Then came the worst blow of all. Someone had reported that Grandpa now owned land, and his old-age pension was stopped. Sometimes there was not enough to eat. Uncle Mott and George began to look dangerous. Sid knew bad trouble was coming. After Brother George and Vittie were married, Uncle Mott usually stayed in town, drinking bootleg and getting mean drunk.
Grandpa knew his time on earth was about up, but he felt something was going to happen that he did not want to miss, and he was right again. Uncle Mott came home from town one day and told them that he had found young Uncle Ben and Dee and had shot them for reporting Grandpa to the relief agency. As Uncle Mott talked, Brother George began to stroke his fiddle, and he played a note of death. Uncle Mott, cursing the fiddle for being the cause of all his trouble, shot the fiddle from George's hands. George drew his gun and shot Uncle Mott through the head.
Aunt Vittie had been to town, too, begging food for Grandpa and the rest, and now they saw her coming, walking close beside a strange man. That is, he was a stranger until he came nearer, and then they saw that it was Uncle Kim, who was supposed to be buried on the mountainside. When George saw the ghost, he went through the windowpane; but it was simple for Sheriff Whiteapple, when he came a little later, to follow his footprints in the snow.
After Kim had explained that he had not been killed after all, they began to understand what had happened. Uncle Mott had always wanted Aunt Vittie, and it had been easy for him to identify a body as Kim's. Kim told Sid that he was Aunt Vittie's son, that she had been wronged by a rich man who paid Kim to marry her, and that now Sid would be their son.
That night, it was as if nothing had happened, except for Uncle Mott's body in the shack. To Sid it was like a dream, but a dream with life in it. For the first time he began to feel really good. Peace had come to the Tussies.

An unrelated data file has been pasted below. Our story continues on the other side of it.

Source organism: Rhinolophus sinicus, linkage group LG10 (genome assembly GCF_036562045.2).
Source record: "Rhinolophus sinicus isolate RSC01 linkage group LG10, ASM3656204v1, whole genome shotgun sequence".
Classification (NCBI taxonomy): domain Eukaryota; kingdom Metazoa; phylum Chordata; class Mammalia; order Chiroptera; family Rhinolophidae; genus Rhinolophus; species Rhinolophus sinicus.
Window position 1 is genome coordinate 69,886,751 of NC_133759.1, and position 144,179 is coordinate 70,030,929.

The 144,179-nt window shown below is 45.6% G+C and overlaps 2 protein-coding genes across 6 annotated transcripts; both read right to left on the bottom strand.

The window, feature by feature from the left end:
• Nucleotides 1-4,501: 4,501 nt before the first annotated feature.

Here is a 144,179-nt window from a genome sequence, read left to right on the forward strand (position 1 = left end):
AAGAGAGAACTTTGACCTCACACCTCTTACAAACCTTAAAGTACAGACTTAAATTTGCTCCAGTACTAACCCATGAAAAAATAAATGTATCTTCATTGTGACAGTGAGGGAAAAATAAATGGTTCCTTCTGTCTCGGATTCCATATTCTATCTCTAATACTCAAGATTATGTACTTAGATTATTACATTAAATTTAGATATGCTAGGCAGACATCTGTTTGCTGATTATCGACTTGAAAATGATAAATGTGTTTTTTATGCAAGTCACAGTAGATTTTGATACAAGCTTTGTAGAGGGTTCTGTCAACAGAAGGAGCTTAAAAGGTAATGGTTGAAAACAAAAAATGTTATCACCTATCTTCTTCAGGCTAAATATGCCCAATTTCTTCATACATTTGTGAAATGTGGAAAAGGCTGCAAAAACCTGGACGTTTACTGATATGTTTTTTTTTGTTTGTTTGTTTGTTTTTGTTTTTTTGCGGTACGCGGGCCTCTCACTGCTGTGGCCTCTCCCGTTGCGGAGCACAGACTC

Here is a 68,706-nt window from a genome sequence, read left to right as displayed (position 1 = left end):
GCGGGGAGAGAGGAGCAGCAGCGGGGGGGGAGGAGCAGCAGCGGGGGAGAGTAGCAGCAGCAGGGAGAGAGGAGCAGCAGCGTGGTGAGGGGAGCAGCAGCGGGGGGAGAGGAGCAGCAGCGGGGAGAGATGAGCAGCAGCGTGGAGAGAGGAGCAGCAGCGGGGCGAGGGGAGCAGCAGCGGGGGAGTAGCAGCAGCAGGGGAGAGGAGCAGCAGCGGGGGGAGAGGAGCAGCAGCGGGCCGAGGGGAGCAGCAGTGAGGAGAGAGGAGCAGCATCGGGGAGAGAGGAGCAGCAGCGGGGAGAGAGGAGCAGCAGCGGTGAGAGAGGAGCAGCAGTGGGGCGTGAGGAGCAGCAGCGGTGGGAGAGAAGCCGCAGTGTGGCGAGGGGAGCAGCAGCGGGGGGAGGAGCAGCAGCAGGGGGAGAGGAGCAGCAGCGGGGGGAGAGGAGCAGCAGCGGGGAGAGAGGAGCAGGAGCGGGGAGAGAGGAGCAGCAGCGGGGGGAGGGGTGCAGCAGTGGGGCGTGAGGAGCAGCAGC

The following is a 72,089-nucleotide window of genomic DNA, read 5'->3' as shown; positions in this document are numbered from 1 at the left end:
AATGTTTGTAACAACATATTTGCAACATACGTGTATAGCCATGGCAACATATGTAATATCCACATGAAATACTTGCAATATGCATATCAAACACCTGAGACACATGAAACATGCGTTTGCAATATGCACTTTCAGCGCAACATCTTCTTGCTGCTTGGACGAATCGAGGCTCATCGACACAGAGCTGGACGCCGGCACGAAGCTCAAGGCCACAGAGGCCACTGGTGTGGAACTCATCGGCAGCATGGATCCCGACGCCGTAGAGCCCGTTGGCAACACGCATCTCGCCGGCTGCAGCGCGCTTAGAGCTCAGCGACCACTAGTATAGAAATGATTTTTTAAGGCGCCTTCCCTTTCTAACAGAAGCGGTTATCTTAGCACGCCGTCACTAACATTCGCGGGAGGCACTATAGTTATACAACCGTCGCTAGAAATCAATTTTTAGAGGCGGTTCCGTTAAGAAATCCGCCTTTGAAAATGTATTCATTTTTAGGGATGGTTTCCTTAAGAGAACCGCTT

Jesse Stuart, who came into sudden fame with his book of Kentucky poems, MAN WITH A BULL-TONGUE PLOW, continued to use this familiar background in the series of novels and short stories that followed. Stuart displays a great understanding for the people about whom he writes in TAPS FOR PRIVATE TUSSIE. In this novel of the Kentucky mountain people, the plot is unimportant; the characters are the story. Stuart's treatment of this region grows out of his deep familiarity with the place and its people.
Although it may seem on the surface no more than the comic tale of the determination of the shiftless Tussie family to survive without work, TAPS FOR PRIVATE TUSSIE, on subtler levels, encompasses serious literary and social dimensions which justify its reputation as Stuart's best novel. Like Mark Twain and William Faulkner, with whom he shares a number of qualities, Stuart wrote in the tradition of the frontier humorists of the past century, employing the vernacular style and episodic form to record the unique characteristics and folk customs of a dying culture. Also, as in the works of Twain and Faulkner, death and violence are just below the comic surface in Stuart's novels, mitigating his comic vision with a sense of the tragic in life.
Shiftless and lazy though they are, the Tussies are more victims than victimizers, and the reader's sympathy for them is based on this fact. On one level, their determination not to work parodies the traditional independence of the mountaineer who called no man master. Yet, the tragic cost of this false freedom has been their traditional integrity and heritage—the loss of which is implicit in the Tussies' support of the county Democrats in return for welfare groceries. As they become increasingly dependent upon a destructive welfare system (and increasingly shiftless), only Grandpa Tussie, the benign old patriarch who holds the clan together, keeps alive the mountaineer's traditional love of the land.
Ironically, when Grandpa Tussie finally achieves his dream of owning a farm, the clan is much worse off than before, as they lose their welfare benefits but can no longer resume the life of independence and dignity the farm once offered. As Twain saw romanticism destroying the South, and as Faulkner linked its fall to the "curse" of slavery, Stuart seems to have prophesied in 1943 the threat modern welfare systems would become to the traditional world of his Southern Appalachians.